Ayers the bat recovers from surgery

Thanks to the help of the Aquarium’s veterinary staff and Dr. Anne Minihan, a surgical specialist from Chesapeake Veterinary Surgery Ayers the Bat - blogSpecialty, Ayers, a grey-headed flying fox, or fruit bat, is now recovering from a broken wing.

Ayers is a 7 year old flying fox that lives in the Aquarium’s Australia exhibit. In mid-August, he suffered a distal humerus fracture. Ayers’ skin was torn open allowing his humerus bone to protrude through. This type of injury is difficult to stabilize and put Ayers at risk for developing an infection. In bats, the humerus bone is surrounded by tissue that creates the flying surface of the wing, so a cast was not an option.

The best chance Ayers had to regain full function of his wing was to bring in Anne Minihan to complete a surgical fixation. Surgery was performed the day after the fracture occured, and it went very well but the recovery process is a slow one. There are several pins in place to stabilize the bone as it heals.  Ayers has been using his wing and thumb regularly now and is scheduled for another check by the orthopedic surgeon in the next few weeks. Even though Ayers is not fully recovered, the aviculturists in the Australia exhibits have said  he is acting like his batty self again!

Bats are commonly associated with Halloween and tend to frighten many people! Contrary to common believe, bats have no intention of bringing harm to humans. In fact, they do more for us than you may think. Insect-eating bats protect our crops, keeping costs down at the market. Fruit-eating bats help with pollination and seed dispersal, thus providing us with many commercial products and medicines.  Survival efforts are imperative worldwide because bats are such a vital part of our ecosystem. This halloween, celebrate bats!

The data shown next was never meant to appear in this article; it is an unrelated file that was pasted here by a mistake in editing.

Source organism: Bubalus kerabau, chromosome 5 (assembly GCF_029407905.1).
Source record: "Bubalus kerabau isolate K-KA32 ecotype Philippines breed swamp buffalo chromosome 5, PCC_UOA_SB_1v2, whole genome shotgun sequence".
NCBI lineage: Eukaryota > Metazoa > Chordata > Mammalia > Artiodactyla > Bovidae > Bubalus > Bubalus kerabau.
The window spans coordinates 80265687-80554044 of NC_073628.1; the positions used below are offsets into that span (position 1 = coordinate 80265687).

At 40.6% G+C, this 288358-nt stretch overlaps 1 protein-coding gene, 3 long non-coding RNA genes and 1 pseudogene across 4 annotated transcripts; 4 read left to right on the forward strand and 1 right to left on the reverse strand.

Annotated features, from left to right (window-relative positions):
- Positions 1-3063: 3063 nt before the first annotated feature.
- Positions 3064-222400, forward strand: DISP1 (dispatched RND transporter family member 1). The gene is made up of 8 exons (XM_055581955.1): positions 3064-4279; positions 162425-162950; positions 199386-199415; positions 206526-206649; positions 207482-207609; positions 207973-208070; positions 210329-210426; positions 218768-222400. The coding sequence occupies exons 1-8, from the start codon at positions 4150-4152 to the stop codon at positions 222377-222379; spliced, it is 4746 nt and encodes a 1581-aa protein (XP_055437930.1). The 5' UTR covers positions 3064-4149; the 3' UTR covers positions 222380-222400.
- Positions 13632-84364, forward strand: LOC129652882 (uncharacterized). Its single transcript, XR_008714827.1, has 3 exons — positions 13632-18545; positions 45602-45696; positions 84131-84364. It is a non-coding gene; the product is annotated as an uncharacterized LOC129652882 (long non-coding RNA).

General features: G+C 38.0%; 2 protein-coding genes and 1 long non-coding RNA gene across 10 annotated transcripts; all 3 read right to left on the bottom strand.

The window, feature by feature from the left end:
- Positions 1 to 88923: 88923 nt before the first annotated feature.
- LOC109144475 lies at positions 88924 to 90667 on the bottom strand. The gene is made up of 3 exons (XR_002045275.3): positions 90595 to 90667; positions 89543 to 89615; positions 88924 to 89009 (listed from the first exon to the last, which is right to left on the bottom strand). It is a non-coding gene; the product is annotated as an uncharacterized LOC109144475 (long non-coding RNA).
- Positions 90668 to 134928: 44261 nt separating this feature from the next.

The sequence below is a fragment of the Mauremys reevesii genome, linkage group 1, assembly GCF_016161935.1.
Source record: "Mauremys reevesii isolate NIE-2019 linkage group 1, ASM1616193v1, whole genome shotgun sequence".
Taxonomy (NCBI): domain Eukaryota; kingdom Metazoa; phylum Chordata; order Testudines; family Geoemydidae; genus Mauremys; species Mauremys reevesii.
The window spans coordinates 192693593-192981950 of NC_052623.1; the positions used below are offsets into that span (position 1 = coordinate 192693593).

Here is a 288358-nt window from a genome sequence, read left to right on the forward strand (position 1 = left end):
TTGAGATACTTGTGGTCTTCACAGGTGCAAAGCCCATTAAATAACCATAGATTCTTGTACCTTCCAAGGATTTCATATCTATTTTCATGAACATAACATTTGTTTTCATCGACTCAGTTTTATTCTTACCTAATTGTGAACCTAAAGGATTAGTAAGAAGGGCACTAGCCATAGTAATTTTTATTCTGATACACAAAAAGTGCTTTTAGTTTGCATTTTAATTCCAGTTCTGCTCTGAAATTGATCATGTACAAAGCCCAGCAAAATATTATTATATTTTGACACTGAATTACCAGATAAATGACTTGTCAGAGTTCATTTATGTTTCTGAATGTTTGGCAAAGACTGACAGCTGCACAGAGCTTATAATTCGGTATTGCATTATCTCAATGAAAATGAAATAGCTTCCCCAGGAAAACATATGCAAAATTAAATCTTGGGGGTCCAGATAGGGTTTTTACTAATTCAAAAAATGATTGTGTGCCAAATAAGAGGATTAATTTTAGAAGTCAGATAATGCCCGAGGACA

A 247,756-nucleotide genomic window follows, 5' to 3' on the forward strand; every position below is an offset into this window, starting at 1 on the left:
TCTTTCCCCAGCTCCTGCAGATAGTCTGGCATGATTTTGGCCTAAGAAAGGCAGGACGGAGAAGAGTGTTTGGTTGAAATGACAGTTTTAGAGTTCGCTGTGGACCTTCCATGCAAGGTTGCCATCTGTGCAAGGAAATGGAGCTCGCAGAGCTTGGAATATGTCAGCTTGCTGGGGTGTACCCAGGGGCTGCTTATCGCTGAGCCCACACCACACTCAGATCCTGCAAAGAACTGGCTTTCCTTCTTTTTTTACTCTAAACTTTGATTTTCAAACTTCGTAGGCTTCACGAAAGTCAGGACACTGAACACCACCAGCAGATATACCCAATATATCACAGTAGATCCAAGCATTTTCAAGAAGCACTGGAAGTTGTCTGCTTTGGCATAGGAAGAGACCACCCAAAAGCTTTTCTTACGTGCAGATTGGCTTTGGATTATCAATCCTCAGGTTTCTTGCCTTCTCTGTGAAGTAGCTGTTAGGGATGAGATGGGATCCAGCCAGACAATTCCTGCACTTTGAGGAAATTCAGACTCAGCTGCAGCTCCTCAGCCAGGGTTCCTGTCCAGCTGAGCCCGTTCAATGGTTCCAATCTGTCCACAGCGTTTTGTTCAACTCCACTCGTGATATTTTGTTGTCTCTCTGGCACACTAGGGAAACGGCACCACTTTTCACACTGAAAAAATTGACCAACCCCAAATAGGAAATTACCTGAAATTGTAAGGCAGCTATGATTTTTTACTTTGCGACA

6 Responses to “Ayers the bat recovers from surgery”

  1. 2 sharingmystory October 28, 2009 at 3:41 pm

    So glad to hear the good news! We were at the Aquarium on Monday and definitely missed seeing our flying friends. Hopefully Ayers will be back in action again soon – the bats are my very favorite part of the Australia exhibit. 🙂

  2. 3 RP October 28, 2009 at 5:51 pm

    Aw, what a cutie! I don’t see how anyody could be frightened of them, with their little puppy faces.
    Anyways, get well soon Ayers!

  3. 4 Lyn C October 28, 2009 at 5:54 pm

    Get well soon, Ayers!

  4. 5 Derek Ferguson October 28, 2009 at 9:42 pm

    When can we expect to see the bats back in the Australian exhibit?

    • 6 National Aquarium October 30, 2009 at 2:46 pm

      Derek, at the present time all 5 of our flying foxes are under medical observation while we do some work on their exhibit space, and a definitive date has not been set for when they can safely return to exhibit. We hope to have them back on exhibit soon!

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